Economy in recovery but savage spending cuts have left marks


LETTER FROM TALLINN:Estonia’s economy grew quickly between 2011 and 2012 as it tried to make up lost ground

THE ANGRY protests by Greeks and Spaniards are not replicated on the streets of Tallinn.

Estonia’s capital exudes a quiet, bustling calm. The shops are busy and demonstrations have been rare – even during the height of the economic crisis.

Estonia is on track to be one of the fastest-growing economies in the euro zone in 2012.

The Baltic nation of 1.3 million people has bounced back from an economic slump that saw unemployment hit 20 per cent in 2009, and a stringent austerity diet of spending and wage cuts.

Not only is the economy growing, but the government budget has a healthy surplus, worth 1.1 per cent of gross domestic product.

State debt is low: 6.1 per cent of GDP compared to Ireland’s 108.5 per cent and Greece’s 132.4 per cent. Young people talk of starting companies, not moving abroad.

Taaniel Jakobs (29) left California’s Silicon Valley seven months ago to come home to Estonia. Jakobs and his business partner decided to make Tallinn the European headquarters of their internet start-up company, eschewing Stockholm or Berlin. With a plentiful supply of tech workers and near universal free WiFi, the Estonian capital was an easy choice, he explains.

“Estonia is such a young country and so much is going on here,” he says.

Ulane Vilumets, also 29, says Estonians are entrepreneurial because it is so easy to start a company. She launched her tourist-information business six years ago from a pavement table in Tallinn. Now her “Like a Local” company has a turnover of €130,000 and is eyeing expansion into Germany.

“When I talk to people my age in Germany none of them are ever thinking about quitting their normal day job and starting their own business. People don’t do that in set and old economies,” she says.

The two entrepreneurs work at Garage 48, a shared office that houses 20 internet start-up companies, located just outside Tallinn’s old town of cobbled streets and medieval turrets.

With its arty murals and twentysomething workers, Garage 48 feels more like a student common room than a typical nine-to-five office.

On the walls is a job advert for Skype, the internet phone company founded in Estonia, now used by 250 million people a month.

Estonia’s internet-fuelled economic success is real, but the savage spending cuts of 2009 have left a mark.

“Austerity was costly and it was very painful for some people,” says Enn Listra, an economics professor at Tallinn University of Technology. Salaries have decreased or have been kept on the same level for a long time, he says, noting that in 2011 Estonians’ salaries were worth 10 per cent less in real terms than they were at the height of the boom.

The Estonian economy grew quickly between 2011 and 2012, because it was making up ground it lost during the crisis. Unemployment is stuck at 10 per cent, while inflation runs at 5.5 per cent, among the highest rates in the euro area.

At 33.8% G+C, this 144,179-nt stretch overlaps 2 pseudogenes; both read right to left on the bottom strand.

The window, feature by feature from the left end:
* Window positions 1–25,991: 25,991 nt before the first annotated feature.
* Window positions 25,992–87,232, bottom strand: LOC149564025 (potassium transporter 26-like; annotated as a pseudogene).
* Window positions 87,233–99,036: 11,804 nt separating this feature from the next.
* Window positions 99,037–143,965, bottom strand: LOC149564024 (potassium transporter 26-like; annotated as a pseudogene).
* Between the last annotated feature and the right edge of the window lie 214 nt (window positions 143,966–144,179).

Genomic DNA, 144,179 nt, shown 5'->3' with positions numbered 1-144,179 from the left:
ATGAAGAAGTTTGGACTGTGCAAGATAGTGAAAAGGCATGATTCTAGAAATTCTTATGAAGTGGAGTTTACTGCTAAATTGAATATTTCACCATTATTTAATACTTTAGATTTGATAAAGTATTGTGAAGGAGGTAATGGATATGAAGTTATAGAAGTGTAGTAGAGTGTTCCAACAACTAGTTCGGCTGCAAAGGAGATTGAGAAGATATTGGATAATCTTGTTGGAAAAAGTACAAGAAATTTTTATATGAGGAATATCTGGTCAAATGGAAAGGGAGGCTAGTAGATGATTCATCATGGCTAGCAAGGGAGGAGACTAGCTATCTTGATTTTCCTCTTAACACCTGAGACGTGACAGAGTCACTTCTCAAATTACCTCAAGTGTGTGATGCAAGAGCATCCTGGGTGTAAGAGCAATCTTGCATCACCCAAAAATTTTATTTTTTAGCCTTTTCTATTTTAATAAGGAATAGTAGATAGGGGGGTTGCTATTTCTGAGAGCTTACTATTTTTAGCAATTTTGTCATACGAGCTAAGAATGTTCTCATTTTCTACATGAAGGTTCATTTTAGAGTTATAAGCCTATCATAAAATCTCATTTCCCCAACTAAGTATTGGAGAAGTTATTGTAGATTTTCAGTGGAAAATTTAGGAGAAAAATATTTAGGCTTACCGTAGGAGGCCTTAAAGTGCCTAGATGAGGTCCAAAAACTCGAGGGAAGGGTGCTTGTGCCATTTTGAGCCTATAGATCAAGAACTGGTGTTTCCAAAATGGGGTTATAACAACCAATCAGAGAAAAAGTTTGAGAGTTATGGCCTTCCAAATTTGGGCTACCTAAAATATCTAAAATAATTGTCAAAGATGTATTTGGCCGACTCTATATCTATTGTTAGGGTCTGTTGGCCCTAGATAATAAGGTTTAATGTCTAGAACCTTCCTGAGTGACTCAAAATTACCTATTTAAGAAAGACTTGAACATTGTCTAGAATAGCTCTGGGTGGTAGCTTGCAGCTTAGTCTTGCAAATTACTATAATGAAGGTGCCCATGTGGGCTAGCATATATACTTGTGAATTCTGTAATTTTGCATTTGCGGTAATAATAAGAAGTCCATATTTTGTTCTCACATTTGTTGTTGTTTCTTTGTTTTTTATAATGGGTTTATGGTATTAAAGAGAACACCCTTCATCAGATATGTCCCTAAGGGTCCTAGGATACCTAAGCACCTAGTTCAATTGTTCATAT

Not everyone is enjoying the economic recovery. At a market behind Tallinn’s main station Viktor (35) is selling handbags and hosiery. He says his income does not go as far as it used to because petrol and food are more expensive. Another stallholder, Galina, is topping up her pension by selling herbs. She has a son and a grown-up grandson working in Finland because they can earn higher wages there.

Tens of thousands of Estonians are working in Finland, says Harri Taliga, chairman of the Estonian Trade Union Confederation, which he views as a sign of the country’s weak recovery. Estonia is Europe’s “useful idiot”, he says, for undertaking austerity measures harsher than almost anywhere else.

“I cannot imagine that in other countries it would be possible to cut wages by 20-30 per cent,” he says. The legacy of Estonia’s 47-year Soviet occupation means that older workers were not ready to protest against cuts, he thinks.

“People are not secure and they are afraid of losing their jobs.”

Estonia remains one of the poorest countries in the European Union, where national income per head is half the level of western European countries.

This is why opposition politicians have asked why the country, which joined the euro in 2011, should contribute money to a rescue fund for Europe’s struggling economies.

In August its parliament approved the European Stability Mechanism rescue fund. This puts Estonia on the hook for €1.3 billion, a hefty sum for a country where the annual state budget is a little over €6 billion. The first down-payment would be €150 million.

Polls show a majority of Estonians back the currency, although in smaller numbers than most other euro zone countries. Their support may reflect the country’s continuing gain from European Union funds.

“We are still net beneficiaries, although with the bailout we get a little bit less. This is one reason why it wouldn’t be wise or polite [to refuse to contribute to the bailout],” says Prof Listra.